THE FEDERAL ROLE
One way in which the federal government exerts an influence on local planning practice is through legal requirements, such as those discussed in connection with air quality in Chapter 16. However, the largest influence is through the giving of grants and the requirements that the federal government attaches to the receipt of those grants.
In 2008, the last full fiscal year before the financial crisis struck, federal grants to state and local governments totaled $495 billion, or approximately $1,600 for every person in the United States, and accounted for approximately one-fourth of total state and local government expenditures. With this flow of funds necessarily comes considerable oversight and control. This massive flow of funds has not always been a part of the U.S. political picture. In 1960 federal aid to state and local governments was about $7 billion.14 After adjusting that figure for inflation, there was a ninefold increase in federal aid between 1960 and 2007. Adjusting that figure for population growth yields a real per capita increase of about 5.4 times.
Why this pattern of transfers evolved can be explained in various ways. Sometimes it is said that the federal government can raise monies more easily than state and local governments because it has "the best revenue sources." This is largely a reference to the personal income tax, which over the years has proven to be highly income elastic.15 A more general explanation is simply that state and local governments are restrained in their taxing behavior by fear of losing residents and economic activity to other jurisdictions that tax more lightly. The federal government is not nearly so restrained in this regard.
Another explanation, which places its emphasis on political behavior rather than economic rationality, is offered by the Public Choice theorists. They attribute much of the expansion of the federal government's role in local and state affairs to the vote-seeking competition between politicians to deliver revenues raised elsewhere to their own constituents.16
There are few inducements to state and local action more powerful than the giving of money. Matching grants (50:50 and 90:10 are common ratios) induce states and localities to do many things that they would not do if they had to pay the full costs themselves. The Interstate Highway System was largely paid for by 90:10 federal funding. So, too, has been much investment in sewer systems and water quality treatment.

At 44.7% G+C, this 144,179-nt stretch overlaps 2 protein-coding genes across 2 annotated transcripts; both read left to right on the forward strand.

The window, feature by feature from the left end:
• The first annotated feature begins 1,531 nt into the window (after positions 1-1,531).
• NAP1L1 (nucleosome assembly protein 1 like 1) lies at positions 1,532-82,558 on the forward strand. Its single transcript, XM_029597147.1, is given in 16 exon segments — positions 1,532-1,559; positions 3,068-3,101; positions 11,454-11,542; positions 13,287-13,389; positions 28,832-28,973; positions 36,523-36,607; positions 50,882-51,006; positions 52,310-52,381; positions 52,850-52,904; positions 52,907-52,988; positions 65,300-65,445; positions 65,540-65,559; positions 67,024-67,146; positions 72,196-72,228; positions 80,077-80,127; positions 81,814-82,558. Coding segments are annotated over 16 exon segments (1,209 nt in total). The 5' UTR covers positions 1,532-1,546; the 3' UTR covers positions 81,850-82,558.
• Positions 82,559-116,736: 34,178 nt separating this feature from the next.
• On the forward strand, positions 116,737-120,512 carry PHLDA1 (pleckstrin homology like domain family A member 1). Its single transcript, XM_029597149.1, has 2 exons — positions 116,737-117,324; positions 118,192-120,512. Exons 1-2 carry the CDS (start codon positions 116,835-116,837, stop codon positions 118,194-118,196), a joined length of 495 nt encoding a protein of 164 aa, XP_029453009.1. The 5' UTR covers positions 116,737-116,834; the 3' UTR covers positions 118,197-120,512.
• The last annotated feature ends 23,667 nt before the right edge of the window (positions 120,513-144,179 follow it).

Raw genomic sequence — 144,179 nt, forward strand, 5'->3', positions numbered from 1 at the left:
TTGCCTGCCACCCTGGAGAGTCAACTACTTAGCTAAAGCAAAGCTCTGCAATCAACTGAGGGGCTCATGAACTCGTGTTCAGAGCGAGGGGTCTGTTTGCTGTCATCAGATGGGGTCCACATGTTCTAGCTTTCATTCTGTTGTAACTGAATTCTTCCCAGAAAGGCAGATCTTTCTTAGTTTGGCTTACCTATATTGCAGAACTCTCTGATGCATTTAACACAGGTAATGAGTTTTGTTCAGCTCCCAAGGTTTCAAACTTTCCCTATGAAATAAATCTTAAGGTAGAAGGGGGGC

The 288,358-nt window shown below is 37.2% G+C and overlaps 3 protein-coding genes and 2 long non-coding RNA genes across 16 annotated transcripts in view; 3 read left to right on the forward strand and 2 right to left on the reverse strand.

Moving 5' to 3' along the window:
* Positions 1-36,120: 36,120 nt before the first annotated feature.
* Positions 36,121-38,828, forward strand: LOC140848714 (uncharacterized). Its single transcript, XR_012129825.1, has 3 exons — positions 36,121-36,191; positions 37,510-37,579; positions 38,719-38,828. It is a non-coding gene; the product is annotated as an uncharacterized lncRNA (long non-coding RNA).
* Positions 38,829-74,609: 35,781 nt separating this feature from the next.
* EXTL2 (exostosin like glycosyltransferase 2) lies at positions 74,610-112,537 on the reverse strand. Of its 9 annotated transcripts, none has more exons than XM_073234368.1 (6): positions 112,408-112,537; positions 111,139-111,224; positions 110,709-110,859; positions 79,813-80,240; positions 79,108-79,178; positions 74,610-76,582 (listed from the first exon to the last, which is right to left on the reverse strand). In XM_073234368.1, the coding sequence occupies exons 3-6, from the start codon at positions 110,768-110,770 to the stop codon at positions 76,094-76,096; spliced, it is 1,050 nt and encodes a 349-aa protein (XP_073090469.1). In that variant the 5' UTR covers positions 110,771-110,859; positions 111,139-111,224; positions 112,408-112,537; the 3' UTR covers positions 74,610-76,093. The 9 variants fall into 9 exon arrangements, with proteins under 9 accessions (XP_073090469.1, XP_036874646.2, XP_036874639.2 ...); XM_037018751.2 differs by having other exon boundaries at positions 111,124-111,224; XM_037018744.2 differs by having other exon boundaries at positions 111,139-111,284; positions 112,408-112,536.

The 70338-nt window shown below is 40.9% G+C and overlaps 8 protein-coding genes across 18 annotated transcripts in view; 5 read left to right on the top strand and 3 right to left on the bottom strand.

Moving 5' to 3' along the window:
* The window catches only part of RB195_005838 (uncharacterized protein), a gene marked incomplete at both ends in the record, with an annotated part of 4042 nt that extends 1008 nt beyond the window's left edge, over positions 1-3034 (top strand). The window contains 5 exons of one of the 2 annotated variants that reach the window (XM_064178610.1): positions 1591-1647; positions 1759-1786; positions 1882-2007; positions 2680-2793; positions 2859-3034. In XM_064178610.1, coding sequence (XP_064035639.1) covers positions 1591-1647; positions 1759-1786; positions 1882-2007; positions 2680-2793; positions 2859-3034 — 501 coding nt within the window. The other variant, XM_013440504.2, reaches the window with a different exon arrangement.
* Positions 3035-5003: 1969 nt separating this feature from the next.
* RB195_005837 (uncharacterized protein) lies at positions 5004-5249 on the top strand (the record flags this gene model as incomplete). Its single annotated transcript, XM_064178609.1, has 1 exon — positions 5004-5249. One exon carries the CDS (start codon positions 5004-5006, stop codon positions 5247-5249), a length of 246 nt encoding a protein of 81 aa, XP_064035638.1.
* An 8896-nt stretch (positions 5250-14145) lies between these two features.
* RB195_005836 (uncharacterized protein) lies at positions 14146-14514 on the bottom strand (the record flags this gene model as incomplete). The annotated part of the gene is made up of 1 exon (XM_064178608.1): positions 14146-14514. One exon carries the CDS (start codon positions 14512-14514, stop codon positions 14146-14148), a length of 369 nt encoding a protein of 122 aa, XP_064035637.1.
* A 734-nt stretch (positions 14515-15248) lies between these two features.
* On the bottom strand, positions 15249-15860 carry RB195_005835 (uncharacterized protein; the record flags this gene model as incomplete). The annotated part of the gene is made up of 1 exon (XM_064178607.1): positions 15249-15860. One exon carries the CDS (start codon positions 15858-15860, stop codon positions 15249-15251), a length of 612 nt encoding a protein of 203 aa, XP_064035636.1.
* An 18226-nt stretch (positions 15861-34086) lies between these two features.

Making certain state and local actions a perquisite for receiving federal money enables the federal government to induce local actions that it has no power to compel directly. For example, the federal government has no literal power to compel a community to adopt certain procedures to include citizens in its planning processes. However, if the implementation of the plans, or even the formulating of the plans, will be done partly with federal funds, the federal government can achieve the effect of requirement simply by making citizen participation a requirement for the receipt of federal funds. Very often the federal government does not even need to monitor the behavior of the recipient government to achieve compliance. The reason is simple. If the local government violates a federal funding requirement, it is likely to face a lawsuit from some individual or group seeking to block its use of federal funds on the grounds that it has violated a condition of receiving such funds. For example, failure to include low- and moderate-income citizens in the decision-making process for community development planning is likely to bring such a suit from a low-income or minority advocacy group. Failure to heed guidelines attached to a federal grant for the construction of a wastewater treatment plant may bring a suit from an environmental organization. Thus, many of the guidelines attached to grants are self-enforcing.
The system described above is under pressure. When the Great Recession struck in 2008 federal tax revenues began to fall the the federal government's deficit rose very rapidly. On the fiscal side, the federal government's main response was to reduce expenditures. Closing the gap by increasing taxes was a political nonstarter. Whether "fiscal austerity" (cutting expenditures) was wise is a matter of argument. Republicans and some conservative Democrats were all for it. Those who took a Keynesian view of the nation's economic problems like the liberal Nobel Prize-winning economist Paul Krugman believed it was exactly the wrong thing to do.17 But regardless of the pros and cons it is what happened. The reduction in the downward flow of federal grants squeezed local governments directly and also indirectly, because the squeeze on state governments caused them to reduce their grants to localities. Thus federal influence over local planning activities, and local government activities in general, is probably somewhat weaker than it was several years ago. Nonetheless, it is still very powerful. This financial squeeze explains why for several years after the 2008 financial crisis while private sector employment was rising at a modest pace local government employment fell by some hundreds of thousands, particularly in education. At this writing, the economy continues to improve, state government revenues are rising, and state direct expenditures as well as grants to substate governments are rising. But federal grants to state and local governments are sharply restrained by intense pressure against federal expenditures as exemplified by the budget sequestration of 2013 as well as the government shutdown in the fall of the same year and the near shutdown the following year.